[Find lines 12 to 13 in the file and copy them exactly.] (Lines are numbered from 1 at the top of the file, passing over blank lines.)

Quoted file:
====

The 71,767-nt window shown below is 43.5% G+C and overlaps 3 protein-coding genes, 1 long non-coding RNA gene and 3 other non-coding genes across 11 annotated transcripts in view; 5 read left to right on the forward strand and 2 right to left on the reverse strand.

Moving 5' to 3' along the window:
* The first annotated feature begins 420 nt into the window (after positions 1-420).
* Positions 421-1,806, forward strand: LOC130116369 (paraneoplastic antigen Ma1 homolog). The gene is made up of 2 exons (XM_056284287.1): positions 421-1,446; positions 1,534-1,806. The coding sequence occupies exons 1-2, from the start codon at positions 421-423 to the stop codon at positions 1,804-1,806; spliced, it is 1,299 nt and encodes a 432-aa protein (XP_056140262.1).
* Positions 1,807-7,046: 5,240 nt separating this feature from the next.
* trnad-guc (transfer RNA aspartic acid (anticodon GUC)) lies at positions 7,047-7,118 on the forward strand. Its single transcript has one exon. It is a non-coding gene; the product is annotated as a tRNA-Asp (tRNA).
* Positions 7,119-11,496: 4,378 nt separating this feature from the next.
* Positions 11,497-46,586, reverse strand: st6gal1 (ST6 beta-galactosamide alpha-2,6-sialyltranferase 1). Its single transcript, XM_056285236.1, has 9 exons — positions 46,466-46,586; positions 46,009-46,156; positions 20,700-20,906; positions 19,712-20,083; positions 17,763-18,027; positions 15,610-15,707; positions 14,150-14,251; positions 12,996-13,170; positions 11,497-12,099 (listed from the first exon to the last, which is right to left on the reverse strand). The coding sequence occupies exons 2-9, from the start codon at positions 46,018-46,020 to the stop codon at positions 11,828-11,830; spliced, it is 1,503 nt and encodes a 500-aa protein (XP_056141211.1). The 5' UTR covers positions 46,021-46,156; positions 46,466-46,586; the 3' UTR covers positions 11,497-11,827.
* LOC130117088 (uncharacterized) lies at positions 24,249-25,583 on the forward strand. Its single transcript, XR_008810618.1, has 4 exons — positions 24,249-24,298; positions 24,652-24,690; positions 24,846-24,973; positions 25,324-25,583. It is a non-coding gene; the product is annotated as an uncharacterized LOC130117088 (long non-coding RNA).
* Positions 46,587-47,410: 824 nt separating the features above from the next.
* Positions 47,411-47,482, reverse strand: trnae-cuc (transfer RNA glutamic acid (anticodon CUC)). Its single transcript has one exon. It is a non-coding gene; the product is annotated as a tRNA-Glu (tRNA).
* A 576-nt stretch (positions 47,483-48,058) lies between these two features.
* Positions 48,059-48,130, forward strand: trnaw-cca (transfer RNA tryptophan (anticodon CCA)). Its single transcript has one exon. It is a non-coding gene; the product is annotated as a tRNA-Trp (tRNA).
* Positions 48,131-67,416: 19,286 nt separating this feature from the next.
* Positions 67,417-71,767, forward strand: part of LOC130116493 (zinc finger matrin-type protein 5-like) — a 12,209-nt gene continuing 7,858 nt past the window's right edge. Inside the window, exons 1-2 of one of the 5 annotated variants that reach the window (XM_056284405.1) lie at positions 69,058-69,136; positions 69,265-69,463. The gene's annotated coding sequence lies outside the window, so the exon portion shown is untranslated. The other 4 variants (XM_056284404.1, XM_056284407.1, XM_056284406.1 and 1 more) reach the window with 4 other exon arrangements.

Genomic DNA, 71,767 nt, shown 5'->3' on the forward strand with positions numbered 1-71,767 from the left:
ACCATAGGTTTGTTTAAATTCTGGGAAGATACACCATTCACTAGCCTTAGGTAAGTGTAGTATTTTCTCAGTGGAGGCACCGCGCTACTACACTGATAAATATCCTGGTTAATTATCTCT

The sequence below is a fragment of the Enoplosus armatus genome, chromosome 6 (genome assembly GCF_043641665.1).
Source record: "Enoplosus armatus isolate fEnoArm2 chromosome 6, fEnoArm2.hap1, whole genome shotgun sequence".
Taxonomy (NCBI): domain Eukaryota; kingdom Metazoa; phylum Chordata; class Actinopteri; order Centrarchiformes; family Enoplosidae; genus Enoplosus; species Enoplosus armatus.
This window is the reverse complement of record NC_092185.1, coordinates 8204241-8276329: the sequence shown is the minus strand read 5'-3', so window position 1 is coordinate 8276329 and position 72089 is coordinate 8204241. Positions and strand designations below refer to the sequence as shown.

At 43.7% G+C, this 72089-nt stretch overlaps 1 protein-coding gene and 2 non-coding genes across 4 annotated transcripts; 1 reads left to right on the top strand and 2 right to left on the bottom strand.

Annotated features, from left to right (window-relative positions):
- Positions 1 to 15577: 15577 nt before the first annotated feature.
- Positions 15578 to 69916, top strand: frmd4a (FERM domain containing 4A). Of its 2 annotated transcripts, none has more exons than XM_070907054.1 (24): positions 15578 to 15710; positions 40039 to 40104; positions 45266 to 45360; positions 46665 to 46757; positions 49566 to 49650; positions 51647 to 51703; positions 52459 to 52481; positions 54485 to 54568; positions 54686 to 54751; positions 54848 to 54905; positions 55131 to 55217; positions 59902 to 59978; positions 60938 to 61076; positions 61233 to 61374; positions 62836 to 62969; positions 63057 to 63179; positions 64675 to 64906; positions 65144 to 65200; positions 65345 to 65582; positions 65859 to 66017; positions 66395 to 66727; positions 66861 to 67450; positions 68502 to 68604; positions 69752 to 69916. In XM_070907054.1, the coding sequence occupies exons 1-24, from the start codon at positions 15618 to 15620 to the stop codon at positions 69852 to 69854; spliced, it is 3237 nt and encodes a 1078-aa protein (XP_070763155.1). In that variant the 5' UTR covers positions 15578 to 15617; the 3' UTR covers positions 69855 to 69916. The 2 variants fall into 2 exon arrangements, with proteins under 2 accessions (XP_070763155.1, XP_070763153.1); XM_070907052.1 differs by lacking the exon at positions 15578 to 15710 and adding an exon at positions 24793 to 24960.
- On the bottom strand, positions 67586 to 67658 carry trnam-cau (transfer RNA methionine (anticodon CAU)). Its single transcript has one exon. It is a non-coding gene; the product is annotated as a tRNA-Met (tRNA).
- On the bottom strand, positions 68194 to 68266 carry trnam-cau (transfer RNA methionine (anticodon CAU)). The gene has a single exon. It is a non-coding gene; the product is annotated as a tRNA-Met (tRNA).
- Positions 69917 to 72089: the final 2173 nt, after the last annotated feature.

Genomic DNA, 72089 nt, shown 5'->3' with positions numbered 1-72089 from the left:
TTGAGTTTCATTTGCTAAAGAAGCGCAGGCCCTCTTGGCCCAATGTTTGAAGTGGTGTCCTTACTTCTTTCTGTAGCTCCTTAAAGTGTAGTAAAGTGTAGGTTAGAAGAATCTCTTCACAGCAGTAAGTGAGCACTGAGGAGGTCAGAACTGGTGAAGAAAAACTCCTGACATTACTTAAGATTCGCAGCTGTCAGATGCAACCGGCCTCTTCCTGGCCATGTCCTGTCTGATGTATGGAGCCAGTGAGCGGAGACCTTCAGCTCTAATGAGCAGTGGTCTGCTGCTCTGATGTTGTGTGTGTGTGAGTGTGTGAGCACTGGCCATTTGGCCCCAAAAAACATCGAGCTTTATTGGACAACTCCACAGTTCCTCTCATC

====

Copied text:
* A 576-nt stretch (positions 47,483-48,058) lies between these two features.
* Positions 48,059-48,130, forward strand: trnaw-cca (transfer RNA tryptophan (anticodon CCA)). Its single transcript has one exon. It is a non-coding gene; the product is annotated as a tRNA-Trp (tRNA).